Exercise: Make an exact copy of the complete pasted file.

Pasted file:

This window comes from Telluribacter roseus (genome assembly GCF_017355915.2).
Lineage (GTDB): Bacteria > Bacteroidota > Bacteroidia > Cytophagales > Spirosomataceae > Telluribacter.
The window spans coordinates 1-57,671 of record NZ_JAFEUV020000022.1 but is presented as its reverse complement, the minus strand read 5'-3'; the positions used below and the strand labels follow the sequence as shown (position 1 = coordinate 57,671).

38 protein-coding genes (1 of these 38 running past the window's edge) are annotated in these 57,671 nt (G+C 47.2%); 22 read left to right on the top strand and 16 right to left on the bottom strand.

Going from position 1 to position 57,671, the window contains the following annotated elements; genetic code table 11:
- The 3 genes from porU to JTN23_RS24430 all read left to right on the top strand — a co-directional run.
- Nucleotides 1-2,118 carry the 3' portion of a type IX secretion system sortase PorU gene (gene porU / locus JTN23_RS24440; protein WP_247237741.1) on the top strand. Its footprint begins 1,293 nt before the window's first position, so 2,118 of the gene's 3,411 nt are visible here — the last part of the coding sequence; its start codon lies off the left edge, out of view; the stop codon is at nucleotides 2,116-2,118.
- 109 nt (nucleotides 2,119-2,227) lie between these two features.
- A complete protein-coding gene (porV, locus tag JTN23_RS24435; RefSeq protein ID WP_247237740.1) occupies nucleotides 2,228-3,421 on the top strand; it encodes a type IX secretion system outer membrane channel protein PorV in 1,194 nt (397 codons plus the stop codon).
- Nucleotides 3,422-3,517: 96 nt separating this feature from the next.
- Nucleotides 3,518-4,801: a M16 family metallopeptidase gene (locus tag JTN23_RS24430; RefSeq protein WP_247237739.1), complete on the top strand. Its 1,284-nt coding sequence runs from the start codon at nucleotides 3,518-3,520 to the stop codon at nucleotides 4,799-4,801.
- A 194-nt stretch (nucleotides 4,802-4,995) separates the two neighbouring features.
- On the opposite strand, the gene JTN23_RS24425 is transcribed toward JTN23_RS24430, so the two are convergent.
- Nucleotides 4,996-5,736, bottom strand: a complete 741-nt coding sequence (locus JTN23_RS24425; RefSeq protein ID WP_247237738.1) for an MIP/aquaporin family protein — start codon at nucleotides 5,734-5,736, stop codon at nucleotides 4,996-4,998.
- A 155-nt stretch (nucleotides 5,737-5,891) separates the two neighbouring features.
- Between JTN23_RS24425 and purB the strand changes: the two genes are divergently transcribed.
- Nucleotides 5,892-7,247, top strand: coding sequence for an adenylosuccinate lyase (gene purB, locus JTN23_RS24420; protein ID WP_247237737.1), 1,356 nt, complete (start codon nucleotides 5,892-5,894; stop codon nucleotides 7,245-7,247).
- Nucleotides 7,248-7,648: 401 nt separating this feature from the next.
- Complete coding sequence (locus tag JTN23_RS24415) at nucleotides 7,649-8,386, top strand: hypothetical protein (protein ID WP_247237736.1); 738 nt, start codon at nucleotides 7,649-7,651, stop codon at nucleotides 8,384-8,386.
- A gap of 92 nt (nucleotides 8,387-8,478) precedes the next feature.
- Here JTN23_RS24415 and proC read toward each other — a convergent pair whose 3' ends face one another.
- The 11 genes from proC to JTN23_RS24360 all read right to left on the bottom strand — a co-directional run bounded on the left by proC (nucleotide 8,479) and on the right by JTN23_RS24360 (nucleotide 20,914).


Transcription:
This window comes from Telluribacter roseus (genome assembly GCF_017355915.2).
Lineage (GTDB): Bacteria > Bacteroidota > Bacteroidia > Cytophagales > Spirosomataceae > Telluribacter.
The window spans coordinates 1-57,671 of record NZ_JAFEUV020000022.1 but is presented as its reverse complement, the minus strand read 5'-3'; the positions used below and the strand labels follow the sequence as shown (position 1 = coordinate 57,671).

38 protein-coding genes (1 of these 38 running past the window's edge) are annotated in these 57,671 nt (G+C 47.2%); 22 read left to right on the top strand and 16 right to left on the bottom strand.

Going from position 1 to position 57,671, the window contains the following annotated elements; genetic code table 11:
- The 3 genes from porU to JTN23_RS24430 all read left to right on the top strand — a co-directional run.
- Nucleotides 1-2,118 carry the 3' portion of a type IX secretion system sortase PorU gene (gene porU / locus JTN23_RS24440; protein WP_247237741.1) on the top strand. Its footprint begins 1,293 nt before the window's first position, so 2,118 of the gene's 3,411 nt are visible here — the last part of the coding sequence; its start codon lies off the left edge, out of view; the stop codon is at nucleotides 2,116-2,118.
- 109 nt (nucleotides 2,119-2,227) lie between these two features.
- A complete protein-coding gene (porV, locus tag JTN23_RS24435; RefSeq protein ID WP_247237740.1) occupies nucleotides 2,228-3,421 on the top strand; it encodes a type IX secretion system outer membrane channel protein PorV in 1,194 nt (397 codons plus the stop codon).
- Nucleotides 3,422-3,517: 96 nt separating this feature from the next.
- Nucleotides 3,518-4,801: a M16 family metallopeptidase gene (locus tag JTN23_RS24430; RefSeq protein WP_247237739.1), complete on the top strand. Its 1,284-nt coding sequence runs from the start codon at nucleotides 3,518-3,520 to the stop codon at nucleotides 4,799-4,801.
- A 194-nt stretch (nucleotides 4,802-4,995) separates the two neighbouring features.
- On the opposite strand, the gene JTN23_RS24425 is transcribed toward JTN23_RS24430, so the two are convergent.
- Nucleotides 4,996-5,736, bottom strand: a complete 741-nt coding sequence (locus JTN23_RS24425; RefSeq protein ID WP_247237738.1) for an MIP/aquaporin family protein — start codon at nucleotides 5,734-5,736, stop codon at nucleotides 4,996-4,998.
- A 155-nt stretch (nucleotides 5,737-5,891) separates the two neighbouring features.
- Between JTN23_RS24425 and purB the strand changes: the two genes are divergently transcribed.
- Nucleotides 5,892-7,247, top strand: coding sequence for an adenylosuccinate lyase (gene purB, locus JTN23_RS24420; protein ID WP_247237737.1), 1,356 nt, complete (start codon nucleotides 5,892-5,894; stop codon nucleotides 7,245-7,247).
- Nucleotides 7,248-7,648: 401 nt separating this feature from the next.
- Complete coding sequence (locus tag JTN23_RS24415) at nucleotides 7,649-8,386, top strand: hypothetical protein (protein ID WP_247237736.1); 738 nt, start codon at nucleotides 7,649-7,651, stop codon at nucleotides 8,384-8,386.
- A gap of 92 nt (nucleotides 8,387-8,478) precedes the next feature.
- Here JTN23_RS24415 and proC read toward each other — a convergent pair whose 3' ends face one another.
- The 11 genes from proC to JTN23_RS24360 all read right to left on the bottom strand — a co-directional run bounded on the left by proC (nucleotide 8,479) and on the right by JTN23_RS24360 (nucleotide 20,914).